Scientists have described a weird-looking bird -- kind of like a giant turkey -- which was hunted to extinction by humans on what is now known as New Caledonia.
They say the sylviornis neocaledoniae roamed and thrived on the island until around 2500 years ago when it met its demise at the hands of hungry humans.
The bird had been known to science before, but a new study from Flinders University in Australia has scratched further at the surface revealing it had feet more like a chicken than mound-building birds like the Australian brush turkey.
An artist's impression of the sylviornis neocaledoniae (Trevor Worthy et al)
But with one mystery solved, they inadvertently cast doubt on another theory about large mounds on the island which has puzzled archaeologists. It was thought the now extinct birds had created them.
Instead, the researchers suggest they were a result of unusual natural erosion.
The bird was reconstructed by studying the post-cranial skeleton, and stood around 0.8m tall and weighed between 27-34kg.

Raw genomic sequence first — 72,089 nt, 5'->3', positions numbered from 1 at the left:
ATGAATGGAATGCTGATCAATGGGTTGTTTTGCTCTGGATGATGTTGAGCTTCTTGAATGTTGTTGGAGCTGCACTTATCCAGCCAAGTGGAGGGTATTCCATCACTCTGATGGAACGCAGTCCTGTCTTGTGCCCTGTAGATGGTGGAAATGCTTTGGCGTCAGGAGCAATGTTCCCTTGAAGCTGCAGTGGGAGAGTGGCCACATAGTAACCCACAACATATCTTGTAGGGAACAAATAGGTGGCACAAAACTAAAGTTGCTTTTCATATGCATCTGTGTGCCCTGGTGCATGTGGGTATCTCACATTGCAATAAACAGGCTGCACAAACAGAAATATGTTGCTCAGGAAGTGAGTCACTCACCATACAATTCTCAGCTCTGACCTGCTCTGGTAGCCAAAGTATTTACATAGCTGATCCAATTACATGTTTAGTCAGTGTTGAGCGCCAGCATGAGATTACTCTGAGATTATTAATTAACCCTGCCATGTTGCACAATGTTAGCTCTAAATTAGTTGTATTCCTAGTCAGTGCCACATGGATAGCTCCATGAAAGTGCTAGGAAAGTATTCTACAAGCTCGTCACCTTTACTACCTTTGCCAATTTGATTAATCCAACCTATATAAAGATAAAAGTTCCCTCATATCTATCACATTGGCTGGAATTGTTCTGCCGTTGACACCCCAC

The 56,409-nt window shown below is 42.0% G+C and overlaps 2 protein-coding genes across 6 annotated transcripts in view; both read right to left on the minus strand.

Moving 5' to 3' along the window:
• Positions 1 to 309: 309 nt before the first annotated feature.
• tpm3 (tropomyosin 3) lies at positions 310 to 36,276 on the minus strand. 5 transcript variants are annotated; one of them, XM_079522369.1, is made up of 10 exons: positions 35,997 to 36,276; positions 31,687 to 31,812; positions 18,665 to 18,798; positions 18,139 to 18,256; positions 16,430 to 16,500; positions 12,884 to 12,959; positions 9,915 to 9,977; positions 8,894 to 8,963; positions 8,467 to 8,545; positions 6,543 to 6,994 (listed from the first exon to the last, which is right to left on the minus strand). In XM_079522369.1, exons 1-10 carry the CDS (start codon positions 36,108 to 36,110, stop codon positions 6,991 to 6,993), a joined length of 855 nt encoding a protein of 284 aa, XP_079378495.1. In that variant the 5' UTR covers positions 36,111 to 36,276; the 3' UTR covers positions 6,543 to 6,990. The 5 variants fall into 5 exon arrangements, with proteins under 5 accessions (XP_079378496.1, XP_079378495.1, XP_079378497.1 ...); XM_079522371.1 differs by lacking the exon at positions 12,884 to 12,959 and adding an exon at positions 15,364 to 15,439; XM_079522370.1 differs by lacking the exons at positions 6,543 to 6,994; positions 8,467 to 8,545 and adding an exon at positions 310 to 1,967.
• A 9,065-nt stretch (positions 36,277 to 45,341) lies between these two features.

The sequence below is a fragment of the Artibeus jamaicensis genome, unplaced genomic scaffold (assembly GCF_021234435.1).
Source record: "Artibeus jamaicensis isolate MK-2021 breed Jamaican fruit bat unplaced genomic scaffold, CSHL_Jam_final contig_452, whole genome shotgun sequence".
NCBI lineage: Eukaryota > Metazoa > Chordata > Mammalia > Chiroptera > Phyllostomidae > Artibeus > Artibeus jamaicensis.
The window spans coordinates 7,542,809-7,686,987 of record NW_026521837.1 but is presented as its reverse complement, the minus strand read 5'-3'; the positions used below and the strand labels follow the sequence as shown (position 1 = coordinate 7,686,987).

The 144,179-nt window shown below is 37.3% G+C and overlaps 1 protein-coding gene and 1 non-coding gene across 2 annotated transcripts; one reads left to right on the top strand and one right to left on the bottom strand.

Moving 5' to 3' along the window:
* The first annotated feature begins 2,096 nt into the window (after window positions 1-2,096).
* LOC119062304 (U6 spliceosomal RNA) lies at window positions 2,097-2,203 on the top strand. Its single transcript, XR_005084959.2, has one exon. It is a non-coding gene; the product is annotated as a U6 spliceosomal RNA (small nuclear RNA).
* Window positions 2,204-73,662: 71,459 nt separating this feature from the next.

"I was privileged to study this amazing bird, whose large legs and tiny wings made it look like a turkey on steroids," said Miyess Mitri, from Flinders University.
Palaeontologist Dr Trevor Worthy says looking at its feet in detail made it apparent the bird didn't make mounds as once thought.
"The tell-tale muscle scars showed that the muscles for the toes were weak and the claws were just like those of chickens -- nothing like the mini-spades of mound-builders."
Analysis of the bones suggested it is most closely related to another extinct giant fowl from Fiji called the Megavitiornis altirostris. And both are distant relatives of other land fowl.
These birds were likely to have sat on its eggs to incubate them, rather than bury them like other birds.
The study was published in the PLoS ONE journal today.